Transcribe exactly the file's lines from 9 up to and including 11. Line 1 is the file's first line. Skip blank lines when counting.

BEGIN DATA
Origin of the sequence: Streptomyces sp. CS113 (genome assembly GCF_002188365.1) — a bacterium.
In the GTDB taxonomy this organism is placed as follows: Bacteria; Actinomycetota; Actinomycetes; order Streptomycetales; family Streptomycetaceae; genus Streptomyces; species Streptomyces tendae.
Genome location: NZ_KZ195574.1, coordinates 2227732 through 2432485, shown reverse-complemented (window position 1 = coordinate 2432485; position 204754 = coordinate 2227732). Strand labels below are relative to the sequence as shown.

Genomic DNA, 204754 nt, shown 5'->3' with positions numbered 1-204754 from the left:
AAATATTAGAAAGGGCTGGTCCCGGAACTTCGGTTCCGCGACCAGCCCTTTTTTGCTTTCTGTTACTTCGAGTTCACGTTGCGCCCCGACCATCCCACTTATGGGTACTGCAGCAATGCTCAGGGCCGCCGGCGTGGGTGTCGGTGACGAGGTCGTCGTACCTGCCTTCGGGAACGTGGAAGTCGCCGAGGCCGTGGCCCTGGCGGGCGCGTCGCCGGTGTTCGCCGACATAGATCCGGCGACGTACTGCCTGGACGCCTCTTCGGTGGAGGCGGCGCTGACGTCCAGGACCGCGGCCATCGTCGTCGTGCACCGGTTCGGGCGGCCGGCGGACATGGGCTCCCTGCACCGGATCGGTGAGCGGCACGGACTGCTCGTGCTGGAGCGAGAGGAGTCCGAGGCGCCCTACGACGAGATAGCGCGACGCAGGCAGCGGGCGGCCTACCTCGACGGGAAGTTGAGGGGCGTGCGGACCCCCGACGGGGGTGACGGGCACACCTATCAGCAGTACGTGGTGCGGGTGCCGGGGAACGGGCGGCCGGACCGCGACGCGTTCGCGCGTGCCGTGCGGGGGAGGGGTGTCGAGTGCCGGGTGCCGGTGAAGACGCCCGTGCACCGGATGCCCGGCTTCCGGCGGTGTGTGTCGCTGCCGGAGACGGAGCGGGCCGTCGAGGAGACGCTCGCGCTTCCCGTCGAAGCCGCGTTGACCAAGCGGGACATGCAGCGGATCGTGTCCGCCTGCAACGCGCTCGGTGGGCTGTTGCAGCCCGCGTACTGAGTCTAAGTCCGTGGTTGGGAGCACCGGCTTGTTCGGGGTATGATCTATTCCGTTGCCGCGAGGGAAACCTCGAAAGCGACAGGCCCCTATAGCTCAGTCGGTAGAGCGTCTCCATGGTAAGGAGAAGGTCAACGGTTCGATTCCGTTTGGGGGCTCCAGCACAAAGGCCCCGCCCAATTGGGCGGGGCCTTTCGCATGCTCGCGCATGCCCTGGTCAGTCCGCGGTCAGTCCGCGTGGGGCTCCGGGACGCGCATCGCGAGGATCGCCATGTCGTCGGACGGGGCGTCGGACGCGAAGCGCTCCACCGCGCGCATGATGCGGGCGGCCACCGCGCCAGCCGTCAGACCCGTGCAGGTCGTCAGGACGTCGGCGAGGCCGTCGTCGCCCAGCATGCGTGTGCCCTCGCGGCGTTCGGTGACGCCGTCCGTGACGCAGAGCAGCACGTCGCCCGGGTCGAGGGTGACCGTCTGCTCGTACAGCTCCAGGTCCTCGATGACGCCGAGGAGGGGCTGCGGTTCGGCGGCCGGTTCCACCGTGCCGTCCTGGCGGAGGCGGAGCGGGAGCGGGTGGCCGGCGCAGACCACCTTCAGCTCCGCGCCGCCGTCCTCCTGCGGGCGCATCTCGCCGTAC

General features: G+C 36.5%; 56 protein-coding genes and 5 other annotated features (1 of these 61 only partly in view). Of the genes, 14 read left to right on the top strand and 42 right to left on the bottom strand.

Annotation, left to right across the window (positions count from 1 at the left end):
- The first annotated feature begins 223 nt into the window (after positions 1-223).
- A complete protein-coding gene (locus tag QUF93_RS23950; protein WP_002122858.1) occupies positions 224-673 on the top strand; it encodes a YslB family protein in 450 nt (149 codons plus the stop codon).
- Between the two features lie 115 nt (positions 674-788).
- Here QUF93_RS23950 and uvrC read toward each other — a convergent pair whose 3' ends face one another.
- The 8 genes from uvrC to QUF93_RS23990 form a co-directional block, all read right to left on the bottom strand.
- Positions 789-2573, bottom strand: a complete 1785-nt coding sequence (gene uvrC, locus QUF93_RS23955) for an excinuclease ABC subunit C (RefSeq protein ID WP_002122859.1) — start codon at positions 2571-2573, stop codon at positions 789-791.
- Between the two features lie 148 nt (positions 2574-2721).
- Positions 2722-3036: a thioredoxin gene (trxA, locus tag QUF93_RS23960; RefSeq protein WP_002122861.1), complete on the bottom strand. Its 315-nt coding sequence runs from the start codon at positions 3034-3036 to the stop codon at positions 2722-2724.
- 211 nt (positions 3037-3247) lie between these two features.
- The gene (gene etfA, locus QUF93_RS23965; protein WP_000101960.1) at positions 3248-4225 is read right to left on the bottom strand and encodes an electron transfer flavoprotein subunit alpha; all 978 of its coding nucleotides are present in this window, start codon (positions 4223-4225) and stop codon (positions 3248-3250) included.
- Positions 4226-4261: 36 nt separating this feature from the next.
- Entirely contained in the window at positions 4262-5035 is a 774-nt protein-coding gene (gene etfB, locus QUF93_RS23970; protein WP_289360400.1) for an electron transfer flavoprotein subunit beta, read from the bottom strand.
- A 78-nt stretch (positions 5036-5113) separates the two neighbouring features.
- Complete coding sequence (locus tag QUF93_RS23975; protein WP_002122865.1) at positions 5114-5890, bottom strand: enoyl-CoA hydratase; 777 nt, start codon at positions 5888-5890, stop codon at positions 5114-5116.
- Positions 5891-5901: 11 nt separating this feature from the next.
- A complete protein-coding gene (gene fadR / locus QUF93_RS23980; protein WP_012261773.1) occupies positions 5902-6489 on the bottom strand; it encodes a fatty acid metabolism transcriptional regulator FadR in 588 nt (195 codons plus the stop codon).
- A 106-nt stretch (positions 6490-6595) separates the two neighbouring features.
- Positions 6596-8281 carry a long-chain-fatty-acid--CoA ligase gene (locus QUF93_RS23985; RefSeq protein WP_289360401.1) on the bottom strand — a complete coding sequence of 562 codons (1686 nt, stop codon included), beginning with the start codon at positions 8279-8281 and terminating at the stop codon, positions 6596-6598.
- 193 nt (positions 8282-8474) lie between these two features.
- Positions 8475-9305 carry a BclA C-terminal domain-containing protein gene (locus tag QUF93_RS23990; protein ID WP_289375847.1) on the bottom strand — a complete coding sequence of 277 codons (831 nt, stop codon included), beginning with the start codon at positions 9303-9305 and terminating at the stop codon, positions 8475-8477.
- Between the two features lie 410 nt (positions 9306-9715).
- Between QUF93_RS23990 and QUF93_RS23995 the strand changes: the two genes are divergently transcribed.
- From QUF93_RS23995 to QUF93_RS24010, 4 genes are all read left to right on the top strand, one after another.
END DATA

- A complete protein-coding gene (locus tag QUF93_RS23950; protein WP_002122858.1) occupies positions 224-673 on the top strand; it encodes a YslB family protein in 450 nt (149 codons plus the stop codon).
- Between the two features lie 115 nt (positions 674-788).
- Here QUF93_RS23950 and uvrC read toward each other — a convergent pair whose 3' ends face one another.